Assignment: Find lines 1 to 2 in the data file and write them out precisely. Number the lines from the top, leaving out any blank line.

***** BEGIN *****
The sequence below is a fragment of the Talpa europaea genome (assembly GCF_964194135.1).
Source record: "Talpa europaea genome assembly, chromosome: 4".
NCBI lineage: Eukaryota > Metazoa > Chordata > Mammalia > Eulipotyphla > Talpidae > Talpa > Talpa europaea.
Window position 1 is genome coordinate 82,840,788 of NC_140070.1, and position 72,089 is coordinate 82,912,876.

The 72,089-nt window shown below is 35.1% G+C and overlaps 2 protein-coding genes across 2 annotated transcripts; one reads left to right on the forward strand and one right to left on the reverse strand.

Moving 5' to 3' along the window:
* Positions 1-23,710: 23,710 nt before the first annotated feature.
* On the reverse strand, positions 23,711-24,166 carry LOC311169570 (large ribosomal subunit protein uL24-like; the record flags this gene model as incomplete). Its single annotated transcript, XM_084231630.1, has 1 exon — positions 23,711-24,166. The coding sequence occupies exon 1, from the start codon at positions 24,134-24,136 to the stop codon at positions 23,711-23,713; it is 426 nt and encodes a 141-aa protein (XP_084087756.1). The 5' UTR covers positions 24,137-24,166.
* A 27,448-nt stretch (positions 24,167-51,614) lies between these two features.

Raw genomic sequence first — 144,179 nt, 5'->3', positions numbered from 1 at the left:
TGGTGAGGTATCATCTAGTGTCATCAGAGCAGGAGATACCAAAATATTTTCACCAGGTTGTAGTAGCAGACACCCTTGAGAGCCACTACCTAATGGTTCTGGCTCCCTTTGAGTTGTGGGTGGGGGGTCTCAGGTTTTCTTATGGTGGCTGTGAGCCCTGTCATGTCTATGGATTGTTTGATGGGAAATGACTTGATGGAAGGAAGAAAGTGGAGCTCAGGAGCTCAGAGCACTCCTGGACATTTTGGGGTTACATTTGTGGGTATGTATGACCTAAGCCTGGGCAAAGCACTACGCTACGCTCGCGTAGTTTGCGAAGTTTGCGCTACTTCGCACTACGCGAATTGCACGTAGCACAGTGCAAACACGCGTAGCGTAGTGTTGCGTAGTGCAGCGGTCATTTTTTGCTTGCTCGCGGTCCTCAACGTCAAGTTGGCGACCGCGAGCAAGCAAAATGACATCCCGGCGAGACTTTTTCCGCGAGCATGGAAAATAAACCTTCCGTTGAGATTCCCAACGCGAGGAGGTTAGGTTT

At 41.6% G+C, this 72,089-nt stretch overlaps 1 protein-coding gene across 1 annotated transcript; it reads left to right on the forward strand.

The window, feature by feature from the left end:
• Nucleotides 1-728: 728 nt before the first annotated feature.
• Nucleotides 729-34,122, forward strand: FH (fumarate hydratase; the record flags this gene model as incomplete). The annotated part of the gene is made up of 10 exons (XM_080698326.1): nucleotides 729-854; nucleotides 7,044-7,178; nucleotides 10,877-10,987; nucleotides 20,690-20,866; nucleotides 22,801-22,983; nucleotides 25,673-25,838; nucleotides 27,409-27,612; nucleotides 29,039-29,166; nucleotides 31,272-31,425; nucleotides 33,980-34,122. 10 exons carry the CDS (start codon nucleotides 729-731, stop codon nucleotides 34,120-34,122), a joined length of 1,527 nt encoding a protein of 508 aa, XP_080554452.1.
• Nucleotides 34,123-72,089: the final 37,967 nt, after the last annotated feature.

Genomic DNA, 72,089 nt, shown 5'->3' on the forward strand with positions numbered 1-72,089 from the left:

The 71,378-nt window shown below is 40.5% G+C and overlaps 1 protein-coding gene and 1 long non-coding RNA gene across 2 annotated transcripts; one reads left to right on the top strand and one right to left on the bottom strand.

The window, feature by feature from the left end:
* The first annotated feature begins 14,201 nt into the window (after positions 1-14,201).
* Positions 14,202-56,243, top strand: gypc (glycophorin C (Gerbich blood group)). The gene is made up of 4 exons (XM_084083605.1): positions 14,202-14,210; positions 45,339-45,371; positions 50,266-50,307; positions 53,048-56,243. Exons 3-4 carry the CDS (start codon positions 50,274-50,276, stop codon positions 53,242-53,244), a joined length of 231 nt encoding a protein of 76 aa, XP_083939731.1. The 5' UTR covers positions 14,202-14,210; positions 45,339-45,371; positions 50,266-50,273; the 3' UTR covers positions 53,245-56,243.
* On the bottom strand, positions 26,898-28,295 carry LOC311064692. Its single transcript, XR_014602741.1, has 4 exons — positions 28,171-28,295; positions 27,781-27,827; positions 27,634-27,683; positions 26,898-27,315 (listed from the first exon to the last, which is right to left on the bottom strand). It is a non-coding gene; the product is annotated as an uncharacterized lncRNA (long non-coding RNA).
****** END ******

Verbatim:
The sequence below is a fragment of the Talpa europaea genome (assembly GCF_964194135.1).
Source record: "Talpa europaea genome assembly, chromosome: 4".